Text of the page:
||This article includes a list of references, but its sources remain unclear because it has insufficient inline citations. (June 2009) (Learn how and when to remove this template message)|
|Fiat G-49 ver.1|
|Role||Two-seat basic trainer|
|First flight||September 1952|
|Primary user||Aeronautica Militare|
Design and development
The G.49 was designed by Gabrielli as a replacement for the World War II-era US North American T-6 advanced trainer and was first flown in September 1952. The G.49 was an all-metal low-wing cantilever monoplane with retractable tailwheel landing gear. It had an enclosed cockpit with a raised canopy for a pupil and instructor in tandem. Two variants were built with different engine installations; the G.49-1 with an Alvis Leonides radial engine and the G.49-2 with a Pratt & Whitney radial engine.
The aircraft did not sell and only a small number were operated by the Aeronautica Militare.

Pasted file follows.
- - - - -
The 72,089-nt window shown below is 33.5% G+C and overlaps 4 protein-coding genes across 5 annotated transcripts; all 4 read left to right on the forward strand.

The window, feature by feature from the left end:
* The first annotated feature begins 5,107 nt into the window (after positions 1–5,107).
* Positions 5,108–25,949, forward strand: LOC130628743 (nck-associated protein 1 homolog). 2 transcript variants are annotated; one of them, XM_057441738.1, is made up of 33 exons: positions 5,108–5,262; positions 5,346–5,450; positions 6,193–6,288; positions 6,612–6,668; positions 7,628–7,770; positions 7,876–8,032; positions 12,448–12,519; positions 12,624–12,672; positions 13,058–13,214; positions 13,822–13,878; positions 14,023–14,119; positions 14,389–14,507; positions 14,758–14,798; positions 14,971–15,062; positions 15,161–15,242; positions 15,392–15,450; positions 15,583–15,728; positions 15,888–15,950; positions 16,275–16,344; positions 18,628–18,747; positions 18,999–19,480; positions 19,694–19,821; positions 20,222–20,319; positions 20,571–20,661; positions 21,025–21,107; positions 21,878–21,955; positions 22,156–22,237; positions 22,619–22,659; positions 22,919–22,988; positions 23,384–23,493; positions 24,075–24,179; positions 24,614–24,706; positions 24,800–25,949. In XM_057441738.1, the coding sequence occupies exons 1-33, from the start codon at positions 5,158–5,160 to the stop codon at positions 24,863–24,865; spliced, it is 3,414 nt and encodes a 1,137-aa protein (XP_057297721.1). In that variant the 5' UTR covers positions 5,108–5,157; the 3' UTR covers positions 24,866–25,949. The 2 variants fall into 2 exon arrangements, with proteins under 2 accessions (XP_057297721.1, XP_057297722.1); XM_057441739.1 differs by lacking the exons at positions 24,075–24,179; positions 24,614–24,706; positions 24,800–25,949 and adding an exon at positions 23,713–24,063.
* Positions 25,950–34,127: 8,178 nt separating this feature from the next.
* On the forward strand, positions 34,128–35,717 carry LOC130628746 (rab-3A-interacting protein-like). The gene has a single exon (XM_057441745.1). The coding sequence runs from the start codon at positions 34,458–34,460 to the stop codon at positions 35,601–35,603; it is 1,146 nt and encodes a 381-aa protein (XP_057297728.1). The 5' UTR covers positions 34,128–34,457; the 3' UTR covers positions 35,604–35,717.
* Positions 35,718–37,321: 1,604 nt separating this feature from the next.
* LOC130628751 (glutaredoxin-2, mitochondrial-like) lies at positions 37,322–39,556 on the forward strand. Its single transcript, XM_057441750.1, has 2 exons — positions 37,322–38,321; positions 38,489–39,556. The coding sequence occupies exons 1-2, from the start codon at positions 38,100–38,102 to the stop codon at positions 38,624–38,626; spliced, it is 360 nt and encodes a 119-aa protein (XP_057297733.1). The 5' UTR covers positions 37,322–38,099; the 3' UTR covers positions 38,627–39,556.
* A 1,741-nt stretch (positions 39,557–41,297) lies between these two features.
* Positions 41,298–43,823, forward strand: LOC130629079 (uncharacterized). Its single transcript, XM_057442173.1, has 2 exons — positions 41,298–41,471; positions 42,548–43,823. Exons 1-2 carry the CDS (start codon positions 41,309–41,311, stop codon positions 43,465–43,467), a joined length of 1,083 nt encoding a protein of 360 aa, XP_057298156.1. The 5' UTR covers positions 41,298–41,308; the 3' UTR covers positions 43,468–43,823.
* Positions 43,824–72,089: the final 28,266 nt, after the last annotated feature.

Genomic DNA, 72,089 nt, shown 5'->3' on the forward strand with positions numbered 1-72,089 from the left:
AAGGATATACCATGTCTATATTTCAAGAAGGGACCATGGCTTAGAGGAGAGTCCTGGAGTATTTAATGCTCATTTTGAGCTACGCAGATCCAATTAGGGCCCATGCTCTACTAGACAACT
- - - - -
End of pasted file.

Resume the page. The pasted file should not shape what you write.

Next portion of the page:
- Variant powered by a 410 kW (550 hp) Alvis Leonides 502/4 Mk 24 radial engine.
- Variant powered by a 450 kW (600 hp) Pratt & Whitney R-1340-S3H1 Wasp radial engine.
- Variant powered by a 466 kW (625 hp) I.Ae. 19R El Indio radial engine.
Data from The Illustrated Encyclopedia of Aircraft (Part Work 1982-1985), 1985, Orbis Publishing, Page 1798
- Crew: two (pupil, instructor)
- Length: 9.50 m (31 ft 2 in)
- Wingspan: 13 m (42 ft 7¾ in)
- Height: 2.65 m (8 ft 8¼ in)
- Empty weight: 2,240 kg (4,983 lb)
- Gross weight: 2,860 kg (6,305 lb)
- Powerplant: 1 × Pratt & Whitney R-1340-S3H1 Wasp 9-cylinder radial piston engine, 455 kW (610 hp)
- Maximum speed: 370 km/h (230 mph)
- Range: 1,900 km (1,181 miles)
- Service ceiling: 6,800 m (22,310 ft)
- The Illustrated Encyclopedia of Aircraft (Part Work 1982-1985), 1985, Orbis Publishing, Page 1798
|Wikimedia Commons has media related to Fiat G.49.|